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How To Play Your Blinds In Poker

It can be difficult playing from the big and small blind in tournaments. From one point of view, you wish to protect the pot. However, on the other hand you feel vulnerable because you are out of position with a weaker hand than normal.

I have always been an advocate of playing hands from the big blind especially when your opponent is aggressive and you have a shorter stack. As long as you have a chip stack of less than 25 blinds, you can win a lot of chips if you protect your blinds by re-raising or calling all in.

These are only two strategies. The first call should be used from the big blind because you are the last player to act and you can call with less than any other player in the game. From the small blind, you would want to be more choosy with your calling, unless there was more than one opponent before the flop, which would be a few callers and one raiser.

Calling from the big blind is done when you have many somewhat bad hands and you think the raiser is being aggressive and is raising junk hands to simply steal your blinds. As a result, when you call the weaker hand, you could have the same quality of hand as your opponent. The best strategy then is to check the hands that you hit to the aggressive opponent and then re-raise all in with the majority of hands that hit your hand fairly well. You would want to do this more often with a short chip stack than with a bigger stack.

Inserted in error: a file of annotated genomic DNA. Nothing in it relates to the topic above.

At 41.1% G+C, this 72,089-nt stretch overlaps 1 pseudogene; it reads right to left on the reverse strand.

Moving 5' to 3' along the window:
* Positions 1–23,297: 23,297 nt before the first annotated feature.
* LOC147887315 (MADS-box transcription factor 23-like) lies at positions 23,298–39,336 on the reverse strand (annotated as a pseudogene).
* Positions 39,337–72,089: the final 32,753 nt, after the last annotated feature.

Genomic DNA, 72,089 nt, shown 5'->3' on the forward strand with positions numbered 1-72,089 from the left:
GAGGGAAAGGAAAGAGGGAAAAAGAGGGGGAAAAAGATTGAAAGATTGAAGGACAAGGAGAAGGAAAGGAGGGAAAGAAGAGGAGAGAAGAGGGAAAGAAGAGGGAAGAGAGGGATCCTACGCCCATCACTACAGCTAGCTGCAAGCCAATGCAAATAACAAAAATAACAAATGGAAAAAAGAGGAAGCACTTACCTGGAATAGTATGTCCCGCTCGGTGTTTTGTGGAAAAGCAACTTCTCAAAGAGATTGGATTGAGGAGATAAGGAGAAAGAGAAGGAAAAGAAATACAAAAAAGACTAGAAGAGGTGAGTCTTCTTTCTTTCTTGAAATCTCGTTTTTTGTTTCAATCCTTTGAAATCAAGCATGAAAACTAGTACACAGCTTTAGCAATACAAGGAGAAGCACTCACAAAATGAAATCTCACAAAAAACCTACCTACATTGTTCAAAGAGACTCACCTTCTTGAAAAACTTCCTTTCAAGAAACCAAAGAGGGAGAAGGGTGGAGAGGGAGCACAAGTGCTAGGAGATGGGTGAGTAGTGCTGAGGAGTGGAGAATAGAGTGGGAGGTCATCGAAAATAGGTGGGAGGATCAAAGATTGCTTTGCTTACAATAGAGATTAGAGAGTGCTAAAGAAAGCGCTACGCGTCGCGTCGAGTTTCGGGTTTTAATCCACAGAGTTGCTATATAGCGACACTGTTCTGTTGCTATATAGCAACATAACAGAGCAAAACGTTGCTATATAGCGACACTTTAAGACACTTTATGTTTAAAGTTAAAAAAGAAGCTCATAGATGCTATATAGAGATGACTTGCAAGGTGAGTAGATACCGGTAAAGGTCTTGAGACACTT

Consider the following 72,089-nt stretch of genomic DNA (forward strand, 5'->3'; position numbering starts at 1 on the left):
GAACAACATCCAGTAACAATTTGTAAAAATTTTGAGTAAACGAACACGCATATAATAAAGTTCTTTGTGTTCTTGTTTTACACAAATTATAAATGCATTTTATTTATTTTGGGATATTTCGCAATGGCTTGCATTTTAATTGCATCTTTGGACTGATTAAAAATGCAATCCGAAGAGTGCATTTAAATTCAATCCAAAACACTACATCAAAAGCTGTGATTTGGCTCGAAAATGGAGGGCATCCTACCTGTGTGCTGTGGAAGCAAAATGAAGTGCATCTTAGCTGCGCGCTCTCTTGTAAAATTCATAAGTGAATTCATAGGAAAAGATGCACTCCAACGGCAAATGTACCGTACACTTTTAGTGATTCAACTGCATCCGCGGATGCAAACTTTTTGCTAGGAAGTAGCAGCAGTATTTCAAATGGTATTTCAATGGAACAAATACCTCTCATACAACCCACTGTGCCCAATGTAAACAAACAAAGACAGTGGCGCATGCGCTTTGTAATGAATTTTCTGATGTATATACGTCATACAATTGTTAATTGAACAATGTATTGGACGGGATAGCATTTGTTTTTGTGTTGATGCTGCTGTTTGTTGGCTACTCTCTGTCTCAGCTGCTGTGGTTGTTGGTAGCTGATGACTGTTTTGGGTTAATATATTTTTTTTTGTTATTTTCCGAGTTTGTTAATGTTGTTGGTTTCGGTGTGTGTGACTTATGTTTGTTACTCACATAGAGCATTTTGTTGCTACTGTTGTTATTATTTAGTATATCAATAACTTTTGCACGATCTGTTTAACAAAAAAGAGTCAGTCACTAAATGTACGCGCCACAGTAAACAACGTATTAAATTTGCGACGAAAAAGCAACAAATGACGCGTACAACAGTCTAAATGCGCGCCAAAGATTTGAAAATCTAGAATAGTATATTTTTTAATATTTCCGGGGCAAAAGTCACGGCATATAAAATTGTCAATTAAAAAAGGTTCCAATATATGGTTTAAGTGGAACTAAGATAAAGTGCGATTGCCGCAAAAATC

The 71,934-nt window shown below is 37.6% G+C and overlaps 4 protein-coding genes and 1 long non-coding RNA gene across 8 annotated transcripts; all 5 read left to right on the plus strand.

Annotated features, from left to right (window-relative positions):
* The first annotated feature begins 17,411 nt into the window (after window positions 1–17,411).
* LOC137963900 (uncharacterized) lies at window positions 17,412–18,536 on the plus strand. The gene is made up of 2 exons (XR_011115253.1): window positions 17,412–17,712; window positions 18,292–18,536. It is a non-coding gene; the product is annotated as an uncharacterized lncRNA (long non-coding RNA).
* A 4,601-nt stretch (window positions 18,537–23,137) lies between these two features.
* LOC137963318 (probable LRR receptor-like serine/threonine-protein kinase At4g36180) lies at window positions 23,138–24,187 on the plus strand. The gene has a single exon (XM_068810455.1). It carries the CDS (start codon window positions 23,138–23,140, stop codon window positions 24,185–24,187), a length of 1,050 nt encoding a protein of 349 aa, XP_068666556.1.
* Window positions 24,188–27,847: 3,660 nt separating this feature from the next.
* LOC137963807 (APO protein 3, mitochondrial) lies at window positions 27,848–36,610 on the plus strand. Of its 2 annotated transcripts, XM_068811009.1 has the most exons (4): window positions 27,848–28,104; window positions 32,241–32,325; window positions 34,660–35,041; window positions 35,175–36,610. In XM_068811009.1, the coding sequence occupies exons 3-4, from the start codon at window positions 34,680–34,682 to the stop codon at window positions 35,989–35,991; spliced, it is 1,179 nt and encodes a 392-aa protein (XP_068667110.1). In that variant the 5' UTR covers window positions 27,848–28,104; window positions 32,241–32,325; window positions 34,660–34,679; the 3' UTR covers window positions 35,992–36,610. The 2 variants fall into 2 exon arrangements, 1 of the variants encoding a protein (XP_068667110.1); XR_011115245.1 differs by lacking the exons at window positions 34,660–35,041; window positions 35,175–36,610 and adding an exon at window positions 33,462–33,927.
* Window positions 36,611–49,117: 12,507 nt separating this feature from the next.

As an example: you have J9 and an aggressive opponent opens with a smaller raise from the cut off. You then will call from the big blind with a stack of 18 times. The flop comes 9Q8 giving you one pair as well as an inside straight draw. This is a good enough hand to play against an aggressive opponent. As a result you check knowing he is likely to bet any flop. The beginning pot is 6 blinds and your opponent bets 4 blinds into the pot. You then become ultra-aggressive and re-raise his bet with your remaining big blinds. As a result he has to call 13.5 big blinds to win the pot, which is a huge risk for your opponent. You would not see your opponent do this unless he had a pair of Queens or higher.

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